More than 30 000 tonnes of cargo was transported through the Walvis Bay corridor in Namibia by March 2016 as the corridor positions itself as a strategic port for Zambia’s trade.
Walvis Bay Corridor Group chief executive officer, Johny Smith, said that the volume imports into and exports from Zambia have continued to increase over the years as a result of the easy connectivity to the trans-Atlantic market.
Smith added that the cargo transported through the corridor includes copper, second-hand vehicles, agricultural products, equipment, paper products, consumables, frozen fish, chicken, meat and furniture.
“Being land-linked, Zambia has many alternative routes but the Walvis Bay corridor is a reliable route, due to efficiency. The construction of the Sesheke Road in Western Province will further enhance efficiency as transit time between Namibia and the Copperbelt Province will reduce,” he said.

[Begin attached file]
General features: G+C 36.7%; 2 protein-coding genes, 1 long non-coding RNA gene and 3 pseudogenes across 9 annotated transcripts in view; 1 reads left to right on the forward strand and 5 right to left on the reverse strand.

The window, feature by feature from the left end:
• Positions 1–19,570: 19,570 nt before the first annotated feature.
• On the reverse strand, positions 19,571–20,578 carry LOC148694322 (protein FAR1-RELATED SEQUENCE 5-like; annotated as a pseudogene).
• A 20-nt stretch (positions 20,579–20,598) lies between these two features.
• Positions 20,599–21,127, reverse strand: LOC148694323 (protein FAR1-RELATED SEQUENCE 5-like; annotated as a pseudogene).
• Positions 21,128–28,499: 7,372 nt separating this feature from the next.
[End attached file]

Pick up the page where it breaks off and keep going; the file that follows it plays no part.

The corridor remains key to the advancement of Zambia’s economic diversification because it provides easy connectivity for the transportation of agro-produce to the region and beyond as well as transportation of equipment to advance manufacturing.
Mr Smith continued stating that the Walvis Bay Corridor Group is undertaking various expansion initiatives to enhance efficiency. The projects include the establishment of dry ports in Zambia, Botswana, Democratic Republic of Congo and Zimbabwe. Others involve the completion of railway links to neighbouring countries, truck stops and port expansion.
“The Group is also looking for investors to invest in transport and logistics firms as it aspires to become the most preferred logistics and distribution hub,” Smith concluded.